Productive Sectors

Productive economic transformation and diversification goes hand in hand with reducing corruption in a country’s development. The process is led by the expansion of organisational and technological capabilities and increasing productivity in multiple sectors. These may include agriculture, manufacturing and services as well as productive sectors such as skills.

This emergence of competitive organisations engaging similar bodies in contractual relationships is critical to the reduction of corruption because in countries with increasing levels of competitiveness, productive organisations develop a strong interest in ‘horizontal’ rule of law enforcement. Without a reliable and enforceable set of rules, productive organisations are unable to carry out complex contract and interdependent activities, make profits or re-invest in their development.

However, corrupt practices along multiple value chains and productive sectors are also major constraints to development. For example, they can make investments unprofitable by discouraging capable organisations to increase their operations or enter new markets. Rent capture might also divert scarce resources away from productive investments.

Not only does this corruption manifest in different ways across sectors, it involves different organisations with varied incentives and interdependent interests across private and public sectors. For this reason, the design and implementation of feasible anti-corruption reforms call for a sector-specific approach focusing on specific corruption processes.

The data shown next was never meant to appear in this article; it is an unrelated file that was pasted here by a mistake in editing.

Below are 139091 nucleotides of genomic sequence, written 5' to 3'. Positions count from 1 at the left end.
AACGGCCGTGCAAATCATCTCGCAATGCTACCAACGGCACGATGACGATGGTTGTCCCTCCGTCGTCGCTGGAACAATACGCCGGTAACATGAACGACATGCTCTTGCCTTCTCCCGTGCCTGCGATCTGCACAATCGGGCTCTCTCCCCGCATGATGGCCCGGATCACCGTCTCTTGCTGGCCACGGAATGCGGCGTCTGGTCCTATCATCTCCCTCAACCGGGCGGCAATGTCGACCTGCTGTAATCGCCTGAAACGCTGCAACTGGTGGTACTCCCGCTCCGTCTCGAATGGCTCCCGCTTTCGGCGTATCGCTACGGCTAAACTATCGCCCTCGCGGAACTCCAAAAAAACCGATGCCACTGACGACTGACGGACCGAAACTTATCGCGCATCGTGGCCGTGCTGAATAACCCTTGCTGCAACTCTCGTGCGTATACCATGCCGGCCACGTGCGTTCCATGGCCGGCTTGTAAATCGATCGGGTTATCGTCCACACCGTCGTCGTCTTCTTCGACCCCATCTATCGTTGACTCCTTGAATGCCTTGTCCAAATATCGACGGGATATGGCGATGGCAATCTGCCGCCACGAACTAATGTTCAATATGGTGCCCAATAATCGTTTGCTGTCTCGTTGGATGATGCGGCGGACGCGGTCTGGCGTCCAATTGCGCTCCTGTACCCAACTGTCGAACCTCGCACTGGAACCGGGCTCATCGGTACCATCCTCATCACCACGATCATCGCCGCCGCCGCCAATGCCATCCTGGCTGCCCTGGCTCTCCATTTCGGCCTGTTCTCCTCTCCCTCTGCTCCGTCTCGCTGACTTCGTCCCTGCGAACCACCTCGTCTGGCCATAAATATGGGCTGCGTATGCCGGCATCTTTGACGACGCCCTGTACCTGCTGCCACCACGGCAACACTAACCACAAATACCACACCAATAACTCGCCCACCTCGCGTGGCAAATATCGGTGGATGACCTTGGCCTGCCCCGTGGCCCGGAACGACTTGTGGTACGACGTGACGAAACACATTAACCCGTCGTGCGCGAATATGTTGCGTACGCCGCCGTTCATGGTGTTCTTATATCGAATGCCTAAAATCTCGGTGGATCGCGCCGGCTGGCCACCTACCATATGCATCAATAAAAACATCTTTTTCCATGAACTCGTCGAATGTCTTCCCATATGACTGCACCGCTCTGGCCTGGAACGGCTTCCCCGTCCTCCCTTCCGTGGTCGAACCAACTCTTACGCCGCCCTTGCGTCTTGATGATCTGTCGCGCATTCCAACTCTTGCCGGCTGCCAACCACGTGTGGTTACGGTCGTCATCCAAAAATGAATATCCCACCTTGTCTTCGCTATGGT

ACE’s research is informed by an in-depth analysis of power distribution and interests in the selected productive sectors, and the mapping of rent capture and other value capture dynamics.

Our selected sectors include:

  • mineral and oil extractives
  • fertilizers in agriculture
  • food value chains, textile and garments
  • electronics and pharmaceutical industries
  • technical skills development

Unleashing productive sectors’ potential and reducing their vulnerability to corruption in the early stages of development is critical to improving development outcomes and is central to ACE’s research approach. Given the nature of this research the private sector and business organisations are key stakeholders for ACE.